WVU professors present at national ADEA meeting

Topics included economic impact on dentistry, inclusive learning environments

One of the most compelling issues in dental education, past and present, is cost and student debt.  The concern intensifies when coupled with uncertainties related to a fragile economy.

The American Dental Education Association (ADEA) hosted its fall meeting October 27 – 28 in St. Louis, Missouri. The meeting is for dental “faculty, staff, students and administrators to tackle today’s critical issues and navigate the rapidly changing landscape of dental education from all angles.” The 2022 ADEA Fall Meetings included a plenary on the impact of the economy on dental education. 

Two faculty members from West Virginia University School of Dentistry shared their experiences at the national meeting.

Dr. Shelia Price, associate dean of dental admission, recruitment and access, was a panelist with three others for the presentation, “The impact of the economy on dental education before, during and beyond”. She was joined by a university provost, an economist and ADA workforce research analyst to discuss economic influences on future applicants, current students, and dental practices.

Price's input focused on school application and enrollment trends in light of historical economic shifts and also brought attention to potential impacts of high school graduation and college enrollment projections on shaping future applicant pools.

"I always depart ADEA conferences with renewed enthusiasm, helpful resources, and a reinvigorated commitment to cultivating a “future-ready” oral health workforce," Price said. "Early in my career, while attending the ADEA Annual Session for the first time, previous Dean and mentor Dr. W. Robert Biddington introduced me to several leaders and educators from other dental schools. Over the years, I adopted the same mentoring strategy to pay forward what Dr. Biddington did to support my career advancement."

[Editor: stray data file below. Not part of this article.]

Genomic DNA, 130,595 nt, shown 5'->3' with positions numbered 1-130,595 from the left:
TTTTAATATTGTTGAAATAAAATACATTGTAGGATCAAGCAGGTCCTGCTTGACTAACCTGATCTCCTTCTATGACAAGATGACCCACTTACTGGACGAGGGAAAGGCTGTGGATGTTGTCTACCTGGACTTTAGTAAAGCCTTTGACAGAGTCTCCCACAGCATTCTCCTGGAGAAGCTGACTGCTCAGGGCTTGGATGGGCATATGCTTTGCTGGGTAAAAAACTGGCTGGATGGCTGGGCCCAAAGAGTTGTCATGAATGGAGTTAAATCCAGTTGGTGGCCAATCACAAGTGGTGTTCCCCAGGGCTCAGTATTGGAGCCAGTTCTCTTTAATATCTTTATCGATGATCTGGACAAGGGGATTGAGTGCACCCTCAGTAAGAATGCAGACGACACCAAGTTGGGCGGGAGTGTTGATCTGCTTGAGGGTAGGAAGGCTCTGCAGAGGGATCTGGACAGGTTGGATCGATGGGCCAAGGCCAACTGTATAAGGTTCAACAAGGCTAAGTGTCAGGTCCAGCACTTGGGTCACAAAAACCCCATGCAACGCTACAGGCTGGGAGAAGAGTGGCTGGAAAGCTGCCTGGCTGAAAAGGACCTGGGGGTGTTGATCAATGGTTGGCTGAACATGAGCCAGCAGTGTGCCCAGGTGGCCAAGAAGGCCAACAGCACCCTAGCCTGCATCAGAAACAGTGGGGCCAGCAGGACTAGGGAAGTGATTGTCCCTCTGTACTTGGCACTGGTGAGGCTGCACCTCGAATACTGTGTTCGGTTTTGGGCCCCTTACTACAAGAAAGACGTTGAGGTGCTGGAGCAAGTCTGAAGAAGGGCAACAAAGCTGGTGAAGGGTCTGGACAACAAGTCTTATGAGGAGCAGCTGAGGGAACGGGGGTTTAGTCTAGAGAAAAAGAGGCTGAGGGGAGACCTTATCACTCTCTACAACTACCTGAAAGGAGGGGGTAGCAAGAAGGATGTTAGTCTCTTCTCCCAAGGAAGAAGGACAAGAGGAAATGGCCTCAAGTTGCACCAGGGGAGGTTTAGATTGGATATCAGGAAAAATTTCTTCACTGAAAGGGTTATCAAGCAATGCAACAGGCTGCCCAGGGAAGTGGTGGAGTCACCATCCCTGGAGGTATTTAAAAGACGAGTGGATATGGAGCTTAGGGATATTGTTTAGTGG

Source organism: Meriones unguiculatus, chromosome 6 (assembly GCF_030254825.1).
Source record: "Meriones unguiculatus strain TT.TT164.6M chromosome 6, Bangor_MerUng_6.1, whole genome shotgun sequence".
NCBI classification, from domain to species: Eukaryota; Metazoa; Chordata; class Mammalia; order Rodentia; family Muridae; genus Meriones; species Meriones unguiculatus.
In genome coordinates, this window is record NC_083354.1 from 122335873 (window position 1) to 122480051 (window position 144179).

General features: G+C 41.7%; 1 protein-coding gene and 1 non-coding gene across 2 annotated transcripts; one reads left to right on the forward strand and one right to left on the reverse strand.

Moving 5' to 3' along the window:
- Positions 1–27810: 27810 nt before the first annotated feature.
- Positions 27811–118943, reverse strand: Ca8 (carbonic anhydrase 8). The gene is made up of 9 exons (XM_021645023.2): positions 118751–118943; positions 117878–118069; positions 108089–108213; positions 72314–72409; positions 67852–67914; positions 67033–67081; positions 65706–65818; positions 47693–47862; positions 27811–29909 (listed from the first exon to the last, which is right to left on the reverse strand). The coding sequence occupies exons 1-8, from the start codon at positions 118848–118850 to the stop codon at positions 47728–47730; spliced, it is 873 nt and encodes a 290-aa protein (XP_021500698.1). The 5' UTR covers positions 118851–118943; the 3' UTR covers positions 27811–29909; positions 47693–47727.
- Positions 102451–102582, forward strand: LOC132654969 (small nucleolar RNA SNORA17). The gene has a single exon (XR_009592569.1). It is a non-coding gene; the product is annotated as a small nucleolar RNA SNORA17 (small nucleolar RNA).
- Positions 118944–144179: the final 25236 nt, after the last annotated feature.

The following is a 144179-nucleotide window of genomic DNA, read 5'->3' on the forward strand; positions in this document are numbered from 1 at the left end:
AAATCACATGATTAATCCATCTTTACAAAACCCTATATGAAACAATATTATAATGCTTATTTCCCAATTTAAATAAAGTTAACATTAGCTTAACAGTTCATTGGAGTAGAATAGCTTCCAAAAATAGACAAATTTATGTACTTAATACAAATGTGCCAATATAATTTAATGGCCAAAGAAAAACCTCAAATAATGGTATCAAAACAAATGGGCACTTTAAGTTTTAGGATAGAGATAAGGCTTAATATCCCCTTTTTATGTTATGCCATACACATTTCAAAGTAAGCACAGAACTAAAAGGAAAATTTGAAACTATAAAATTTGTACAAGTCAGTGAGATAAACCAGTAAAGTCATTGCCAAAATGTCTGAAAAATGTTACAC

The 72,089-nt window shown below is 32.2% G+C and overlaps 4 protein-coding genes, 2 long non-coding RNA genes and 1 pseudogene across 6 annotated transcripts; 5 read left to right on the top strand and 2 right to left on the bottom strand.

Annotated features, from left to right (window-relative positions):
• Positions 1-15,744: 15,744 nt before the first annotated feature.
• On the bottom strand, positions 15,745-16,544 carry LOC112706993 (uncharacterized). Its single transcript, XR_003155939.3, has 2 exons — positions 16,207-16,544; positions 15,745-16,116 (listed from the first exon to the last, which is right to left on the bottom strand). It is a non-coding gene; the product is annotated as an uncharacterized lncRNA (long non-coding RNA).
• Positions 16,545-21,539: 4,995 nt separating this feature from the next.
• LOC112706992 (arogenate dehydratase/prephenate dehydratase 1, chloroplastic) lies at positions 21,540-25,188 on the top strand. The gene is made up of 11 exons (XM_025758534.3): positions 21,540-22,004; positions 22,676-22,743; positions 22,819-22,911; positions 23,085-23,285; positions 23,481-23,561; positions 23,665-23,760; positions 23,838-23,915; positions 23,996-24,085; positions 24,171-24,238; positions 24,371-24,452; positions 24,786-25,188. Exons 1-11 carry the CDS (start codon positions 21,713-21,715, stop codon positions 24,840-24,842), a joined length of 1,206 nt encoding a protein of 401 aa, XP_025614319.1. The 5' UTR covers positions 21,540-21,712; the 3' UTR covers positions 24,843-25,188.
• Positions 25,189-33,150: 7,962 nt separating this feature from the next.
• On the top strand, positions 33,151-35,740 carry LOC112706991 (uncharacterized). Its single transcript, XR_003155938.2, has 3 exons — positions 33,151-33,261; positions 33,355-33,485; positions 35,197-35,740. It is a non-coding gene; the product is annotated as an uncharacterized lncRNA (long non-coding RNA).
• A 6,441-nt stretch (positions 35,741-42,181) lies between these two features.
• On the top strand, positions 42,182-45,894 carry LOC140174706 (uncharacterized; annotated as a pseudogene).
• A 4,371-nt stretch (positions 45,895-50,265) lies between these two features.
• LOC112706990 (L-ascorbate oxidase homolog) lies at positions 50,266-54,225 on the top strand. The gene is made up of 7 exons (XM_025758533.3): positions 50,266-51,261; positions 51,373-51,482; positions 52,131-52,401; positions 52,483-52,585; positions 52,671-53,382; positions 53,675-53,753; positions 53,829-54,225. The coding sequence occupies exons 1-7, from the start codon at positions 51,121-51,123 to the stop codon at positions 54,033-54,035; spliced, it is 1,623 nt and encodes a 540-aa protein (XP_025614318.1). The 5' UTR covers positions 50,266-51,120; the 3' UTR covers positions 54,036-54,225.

Elizabeth Puette, assistant professor in the department of dental hygiene, also attended ADEA’s fall meeting where she experienced Dr. Price paying it forward. 

"Dr. Price was so supportive and enthusiastic at the meeting and is a true mentor.  It was obvious that she knew quite a few of the attendees and has a wonderful professional network.  I am grateful for her introducing me to a few oral health peers that I hope to see at future meetings," Puette said. 

Puette was among a small group selected for poster presentations. She shared her unique experience using Universal Design in Learning (UDL) in courses. Educators who integrate UDL concepts aim to create an inclusive environment that accommodates the needs and abilities of diverse learners.

Puette teaches head and neck anatomy to dental hygiene students. She has designed content and interactive lessons in her course to help reduce learning barriers and collectively accommodate her students. Puette’s report was just one of 31 posters from across the country accepted for presentation at the event.

Book suggestion if interested in learning more about UDL: “Reach Everyone, Teach Everyone: Universal Design for Learning in Higher Education” by Thomas J Tobin and Kirsten T Behling